msg150076 - (view) Author: Antoine Pitrou (pitrou) * (Python committer) Date: 2011-12-22 07:39
> > By default the Python SSL/TLS Stack (client/server) expose
> > unsecure protocols (SSLv2) and unsecure ciphers (EXPORT 40bit DES).
> 
> If there is a problem, it should not be fixed in Python, but in the
> underlying library (OpenSSL) or in applications. Python only exposes
> features of the OpenSSL library.

The ssl module's theoretical goal is to provide access to SSL features;
that it wraps OpenSSL APIs is mostly an implementation detail, although
it is true that the APIs resemble OpenSSL's in some places.

This is where we can have different policies: OpenSSL is a low-level
library with an exhaustive (if poorly documented) API; the ssl module is
more synthetic and slightly higher-level, and likely to be used by
crypto novices. As such, we can have a different set of default ciphers.

> You should not see Python as an application but as a language: Python
> doesn't know what is your use case, or if you write a client or a
> server.

This is why I would like to stay conservative when disabling ciphers:
disable the really weak ones, but avoid being too opinionated.

> If you consider that it is too complex to change the cipher list in a
> high level API (like http.client?), we may a ssl.DEFAULT_CIPHERS to
> allow an application to change the *default* cipher list.

Changing higher-level APIs means there are more places where the change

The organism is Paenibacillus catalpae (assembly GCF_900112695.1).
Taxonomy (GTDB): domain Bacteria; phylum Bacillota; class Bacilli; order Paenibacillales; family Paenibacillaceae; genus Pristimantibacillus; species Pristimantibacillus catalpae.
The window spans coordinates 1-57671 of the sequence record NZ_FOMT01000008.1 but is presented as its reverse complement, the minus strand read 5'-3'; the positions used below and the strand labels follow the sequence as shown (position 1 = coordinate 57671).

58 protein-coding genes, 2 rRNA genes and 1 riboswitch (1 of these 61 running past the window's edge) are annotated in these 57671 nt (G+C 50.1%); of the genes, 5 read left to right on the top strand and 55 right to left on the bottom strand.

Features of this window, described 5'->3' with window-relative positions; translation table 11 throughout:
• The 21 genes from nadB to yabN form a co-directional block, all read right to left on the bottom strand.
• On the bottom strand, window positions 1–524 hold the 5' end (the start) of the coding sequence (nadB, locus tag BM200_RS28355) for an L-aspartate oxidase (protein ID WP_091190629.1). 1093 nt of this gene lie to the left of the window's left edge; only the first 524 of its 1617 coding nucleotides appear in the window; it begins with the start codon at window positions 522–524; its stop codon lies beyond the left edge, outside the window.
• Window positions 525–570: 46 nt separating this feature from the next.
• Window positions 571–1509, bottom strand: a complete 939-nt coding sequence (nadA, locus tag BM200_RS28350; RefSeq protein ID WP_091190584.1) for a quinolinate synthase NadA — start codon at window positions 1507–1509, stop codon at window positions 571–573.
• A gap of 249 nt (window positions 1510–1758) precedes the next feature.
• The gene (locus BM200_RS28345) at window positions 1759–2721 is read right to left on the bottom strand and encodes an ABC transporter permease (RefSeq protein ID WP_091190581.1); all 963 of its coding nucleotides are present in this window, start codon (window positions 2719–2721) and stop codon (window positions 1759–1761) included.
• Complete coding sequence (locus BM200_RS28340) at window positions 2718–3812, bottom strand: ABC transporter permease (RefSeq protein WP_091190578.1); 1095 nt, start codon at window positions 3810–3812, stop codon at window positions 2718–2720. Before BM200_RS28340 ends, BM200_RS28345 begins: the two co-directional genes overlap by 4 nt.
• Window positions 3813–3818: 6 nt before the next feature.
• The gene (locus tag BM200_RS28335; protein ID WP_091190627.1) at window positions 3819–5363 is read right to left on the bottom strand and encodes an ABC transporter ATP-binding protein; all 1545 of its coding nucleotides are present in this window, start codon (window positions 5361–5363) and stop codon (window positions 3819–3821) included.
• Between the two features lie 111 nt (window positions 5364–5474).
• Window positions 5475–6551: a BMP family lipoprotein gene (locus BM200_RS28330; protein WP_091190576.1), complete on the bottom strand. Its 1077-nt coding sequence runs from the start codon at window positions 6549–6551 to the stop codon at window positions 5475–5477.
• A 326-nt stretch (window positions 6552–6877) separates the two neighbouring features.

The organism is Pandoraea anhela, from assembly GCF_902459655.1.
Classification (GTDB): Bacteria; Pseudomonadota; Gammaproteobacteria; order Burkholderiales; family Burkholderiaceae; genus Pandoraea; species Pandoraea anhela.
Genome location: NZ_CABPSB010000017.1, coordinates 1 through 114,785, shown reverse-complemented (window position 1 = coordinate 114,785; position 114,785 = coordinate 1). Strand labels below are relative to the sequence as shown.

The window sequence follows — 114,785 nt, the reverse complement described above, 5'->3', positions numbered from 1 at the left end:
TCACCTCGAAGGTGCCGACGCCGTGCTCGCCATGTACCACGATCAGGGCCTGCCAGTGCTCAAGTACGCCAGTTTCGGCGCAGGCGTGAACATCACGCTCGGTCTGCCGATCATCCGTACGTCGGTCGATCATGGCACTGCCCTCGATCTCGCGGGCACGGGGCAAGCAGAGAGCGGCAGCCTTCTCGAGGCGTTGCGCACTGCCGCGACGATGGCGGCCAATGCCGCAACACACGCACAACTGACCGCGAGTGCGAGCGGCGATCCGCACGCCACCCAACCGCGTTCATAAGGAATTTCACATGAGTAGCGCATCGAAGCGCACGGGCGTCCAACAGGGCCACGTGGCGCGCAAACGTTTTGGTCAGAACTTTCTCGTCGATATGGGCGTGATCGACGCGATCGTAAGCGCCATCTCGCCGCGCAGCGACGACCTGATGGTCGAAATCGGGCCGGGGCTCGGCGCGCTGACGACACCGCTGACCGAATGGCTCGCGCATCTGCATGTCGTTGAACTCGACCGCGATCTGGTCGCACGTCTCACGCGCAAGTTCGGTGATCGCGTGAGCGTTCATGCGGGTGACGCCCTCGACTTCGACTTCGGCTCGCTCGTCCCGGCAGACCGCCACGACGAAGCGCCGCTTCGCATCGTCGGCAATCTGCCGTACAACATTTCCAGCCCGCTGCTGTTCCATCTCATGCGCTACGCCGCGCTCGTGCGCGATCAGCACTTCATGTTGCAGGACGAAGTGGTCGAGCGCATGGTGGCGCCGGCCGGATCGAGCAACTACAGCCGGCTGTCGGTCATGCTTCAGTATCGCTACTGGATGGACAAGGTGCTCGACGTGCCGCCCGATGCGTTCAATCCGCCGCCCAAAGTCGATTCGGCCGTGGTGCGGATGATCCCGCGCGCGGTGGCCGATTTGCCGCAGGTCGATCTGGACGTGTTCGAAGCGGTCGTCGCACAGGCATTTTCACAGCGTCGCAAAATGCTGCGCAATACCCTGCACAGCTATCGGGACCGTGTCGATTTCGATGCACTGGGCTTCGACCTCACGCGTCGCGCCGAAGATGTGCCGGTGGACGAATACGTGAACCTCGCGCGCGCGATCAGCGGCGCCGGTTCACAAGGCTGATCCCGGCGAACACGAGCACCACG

has to be done.

> SSLContext() requires a protocol, I suppose that the protocol is also
> by OpenSSL used in the negociation of the cipher list.

There are weak ciphers even in TLS1.

> If we change the default behaviour, we should allow the user to get
> back the old behaviour (e.g. mark ssl._DEFAULT_CIPHERS as public in
> default_ciphers.patch).

set_ciphers("something") is how you change ciphers. It is a public API.
But I wouldn't expect anyone to re-enable 56-bit DES ciphers: if we are
conservative with our choice of default ciphers, nobody should have
issues with it.

> IMO this issue is more a documentation issue: we should add a warning
> in the ssl module documentation, and maybe also in the documentation
> of modules using the ssl module (as we done for certificates for
> HTTPS).

Most ssl-using modules won't give the user access to such settings.
Besides, you can't expect someone using urllib.request() to know which
ciphers should be disabled. The library (either ssl or urllib or
http.client) should choose the right defaults.

I agree about documenting it in any case. But that doesn't mean we
shouldn't *also* set a reasonable default.